Dean Ben Ogles of the College of Family, Home, and Social Sciences announced the appointment of Gary Burlingame as the Department of Psychology chair, the appointment of Alan Hawkins as the director of the School of Family Life, the reappointment of Rick Miller as the chair of the Department of Sociology, and the reappointment of Ryan Jensen as the chair of the Department of Geography.
Burlingame will replace Dawson Hedges who served as the college’s psychology chair for six years, and Hawkins will replace Dean Busby who served as the director of the School of Family Life for six years. Miller and Jensen will continue serving in their positions for another term.
“We are grateful that these faculty members are willing to serve in administrative positions and we look forward to their leadership in the coming years,” said Dean Ogles. “We are also appreciative of the tireless efforts and dedicated service of Dawson Hedges and Dean Busby.”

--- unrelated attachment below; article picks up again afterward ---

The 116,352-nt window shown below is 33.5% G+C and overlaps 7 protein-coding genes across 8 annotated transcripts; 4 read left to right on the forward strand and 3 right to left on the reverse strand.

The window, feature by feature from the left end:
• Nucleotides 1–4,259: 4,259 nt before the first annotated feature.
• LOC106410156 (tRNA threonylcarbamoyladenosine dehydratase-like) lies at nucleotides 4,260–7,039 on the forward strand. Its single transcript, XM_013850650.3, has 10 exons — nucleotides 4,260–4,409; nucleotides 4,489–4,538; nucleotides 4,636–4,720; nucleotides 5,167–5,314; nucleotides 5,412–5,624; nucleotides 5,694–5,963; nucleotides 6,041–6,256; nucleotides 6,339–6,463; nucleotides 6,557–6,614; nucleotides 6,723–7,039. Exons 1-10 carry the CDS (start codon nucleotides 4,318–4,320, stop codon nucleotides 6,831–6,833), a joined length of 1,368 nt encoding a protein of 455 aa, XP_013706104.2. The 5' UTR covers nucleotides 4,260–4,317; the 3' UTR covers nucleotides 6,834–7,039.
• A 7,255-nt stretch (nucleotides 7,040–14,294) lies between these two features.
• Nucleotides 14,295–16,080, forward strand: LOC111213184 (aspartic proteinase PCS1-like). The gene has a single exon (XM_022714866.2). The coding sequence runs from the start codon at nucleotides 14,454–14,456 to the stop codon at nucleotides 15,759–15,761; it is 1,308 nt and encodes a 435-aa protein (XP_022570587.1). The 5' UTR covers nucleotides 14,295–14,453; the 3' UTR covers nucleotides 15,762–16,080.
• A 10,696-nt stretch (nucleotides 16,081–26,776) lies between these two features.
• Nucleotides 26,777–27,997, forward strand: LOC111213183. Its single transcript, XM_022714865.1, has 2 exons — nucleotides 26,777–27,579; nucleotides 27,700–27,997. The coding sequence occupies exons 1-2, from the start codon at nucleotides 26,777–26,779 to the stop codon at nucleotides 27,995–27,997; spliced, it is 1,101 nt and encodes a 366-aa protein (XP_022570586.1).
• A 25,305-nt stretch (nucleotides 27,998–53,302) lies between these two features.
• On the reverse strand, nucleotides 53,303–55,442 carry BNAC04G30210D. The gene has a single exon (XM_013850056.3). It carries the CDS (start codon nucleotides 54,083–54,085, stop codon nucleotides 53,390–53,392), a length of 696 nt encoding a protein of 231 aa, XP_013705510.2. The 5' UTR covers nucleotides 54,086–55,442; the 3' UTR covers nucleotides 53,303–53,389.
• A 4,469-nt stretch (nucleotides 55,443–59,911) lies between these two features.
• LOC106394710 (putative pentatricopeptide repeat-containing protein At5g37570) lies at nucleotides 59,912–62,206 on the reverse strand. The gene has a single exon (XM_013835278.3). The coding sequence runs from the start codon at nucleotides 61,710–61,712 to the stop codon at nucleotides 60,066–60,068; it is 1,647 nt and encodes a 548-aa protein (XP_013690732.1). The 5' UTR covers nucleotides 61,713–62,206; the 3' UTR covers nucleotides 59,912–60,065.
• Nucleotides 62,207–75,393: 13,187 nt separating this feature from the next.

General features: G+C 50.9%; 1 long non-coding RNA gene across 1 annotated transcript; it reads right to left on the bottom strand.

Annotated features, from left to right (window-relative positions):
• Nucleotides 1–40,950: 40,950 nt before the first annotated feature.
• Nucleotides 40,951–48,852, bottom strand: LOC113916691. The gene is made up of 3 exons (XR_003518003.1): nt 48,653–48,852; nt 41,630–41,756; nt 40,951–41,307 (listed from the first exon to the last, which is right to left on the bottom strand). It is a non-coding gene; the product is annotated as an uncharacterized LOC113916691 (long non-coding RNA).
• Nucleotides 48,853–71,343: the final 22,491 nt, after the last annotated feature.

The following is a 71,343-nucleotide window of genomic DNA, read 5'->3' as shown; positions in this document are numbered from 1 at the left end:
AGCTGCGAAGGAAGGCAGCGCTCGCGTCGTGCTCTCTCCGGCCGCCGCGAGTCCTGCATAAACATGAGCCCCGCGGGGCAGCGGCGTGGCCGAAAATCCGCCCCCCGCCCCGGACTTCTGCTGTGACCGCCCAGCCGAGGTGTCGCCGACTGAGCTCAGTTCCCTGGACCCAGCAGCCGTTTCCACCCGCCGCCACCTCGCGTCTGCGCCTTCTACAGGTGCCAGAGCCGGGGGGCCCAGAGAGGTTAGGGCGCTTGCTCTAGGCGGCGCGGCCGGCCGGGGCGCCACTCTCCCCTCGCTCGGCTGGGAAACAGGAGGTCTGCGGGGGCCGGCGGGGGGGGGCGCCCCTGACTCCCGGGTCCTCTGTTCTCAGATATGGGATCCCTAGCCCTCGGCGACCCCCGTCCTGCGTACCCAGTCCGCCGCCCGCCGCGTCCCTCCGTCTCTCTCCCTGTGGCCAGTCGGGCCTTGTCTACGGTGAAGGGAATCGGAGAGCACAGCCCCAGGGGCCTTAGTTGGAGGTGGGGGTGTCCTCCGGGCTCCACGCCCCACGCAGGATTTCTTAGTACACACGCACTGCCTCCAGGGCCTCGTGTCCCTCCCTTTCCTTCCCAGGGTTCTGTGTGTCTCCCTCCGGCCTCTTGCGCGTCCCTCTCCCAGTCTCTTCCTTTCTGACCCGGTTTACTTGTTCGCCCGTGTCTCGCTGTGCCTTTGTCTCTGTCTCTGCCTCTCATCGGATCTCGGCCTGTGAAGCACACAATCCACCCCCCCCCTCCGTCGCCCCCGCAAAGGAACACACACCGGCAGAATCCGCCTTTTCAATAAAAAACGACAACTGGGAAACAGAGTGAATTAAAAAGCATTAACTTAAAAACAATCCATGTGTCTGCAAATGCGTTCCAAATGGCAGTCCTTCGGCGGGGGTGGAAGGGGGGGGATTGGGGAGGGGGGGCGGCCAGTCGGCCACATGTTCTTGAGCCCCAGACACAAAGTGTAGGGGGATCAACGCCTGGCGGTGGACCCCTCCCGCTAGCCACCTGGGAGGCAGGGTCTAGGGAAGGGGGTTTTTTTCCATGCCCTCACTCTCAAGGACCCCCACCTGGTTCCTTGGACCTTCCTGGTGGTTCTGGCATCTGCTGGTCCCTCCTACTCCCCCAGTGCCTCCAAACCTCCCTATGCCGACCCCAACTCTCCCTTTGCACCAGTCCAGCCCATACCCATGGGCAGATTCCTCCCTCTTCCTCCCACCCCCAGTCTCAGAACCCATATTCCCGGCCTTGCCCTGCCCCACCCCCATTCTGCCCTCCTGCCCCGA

The new department chairs will begin their positions on July 1.
Burlingame has taught at BYU since 1983. He is an award-winning scholar and teacher with a research focus on factors that lead to effective small group mental health treatment and mental illness and measurement. He is a fellow of both the American Group Psychotherapy Association and the American Psychological Association.
Hawkins is the Camilla E. Kimball Endowed Professor of Family Life. His outreach and scholarship focus on educational and policy interventions to help couples form and sustain healthy relationships and marriages. Hawkins is currently the co-chair of the Utah Marriage Commission.
Miller has served as the chair of the Department of Sociology for the last two years. He has taught at BYU since 1999, and he focuses his research efforts on families in China, marriage and health, and MFT processes.
Jensen has served as the chair of the Department of Geography for the last six years. He has taught at BYU for 11 years, teaching classes such as Cartographic Design, Geographic Information Systems (GIS) and Remote Sensing.